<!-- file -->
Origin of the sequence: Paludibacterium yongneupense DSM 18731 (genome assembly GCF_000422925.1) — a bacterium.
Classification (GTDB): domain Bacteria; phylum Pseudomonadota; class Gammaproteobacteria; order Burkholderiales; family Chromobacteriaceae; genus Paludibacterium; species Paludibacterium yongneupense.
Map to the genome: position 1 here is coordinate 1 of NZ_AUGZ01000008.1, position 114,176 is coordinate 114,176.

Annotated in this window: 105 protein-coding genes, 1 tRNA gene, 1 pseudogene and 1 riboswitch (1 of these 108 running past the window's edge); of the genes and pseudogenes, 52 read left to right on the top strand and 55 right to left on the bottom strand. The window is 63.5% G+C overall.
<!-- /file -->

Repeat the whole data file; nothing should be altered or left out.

Origin of the sequence: Paludibacterium yongneupense DSM 18731 (genome assembly GCF_000422925.1) — a bacterium.
Classification (GTDB): domain Bacteria; phylum Pseudomonadota; class Gammaproteobacteria; order Burkholderiales; family Chromobacteriaceae; genus Paludibacterium; species Paludibacterium yongneupense.
Map to the genome: position 1 here is coordinate 1 of NZ_AUGZ01000008.1, position 114,176 is coordinate 114,176.

Annotated in this window: 105 protein-coding genes, 1 tRNA gene, 1 pseudogene and 1 riboswitch (1 of these 108 running past the window's edge); of the genes and pseudogenes, 52 read left to right on the top strand and 55 right to left on the bottom strand. The window is 63.5% G+C overall.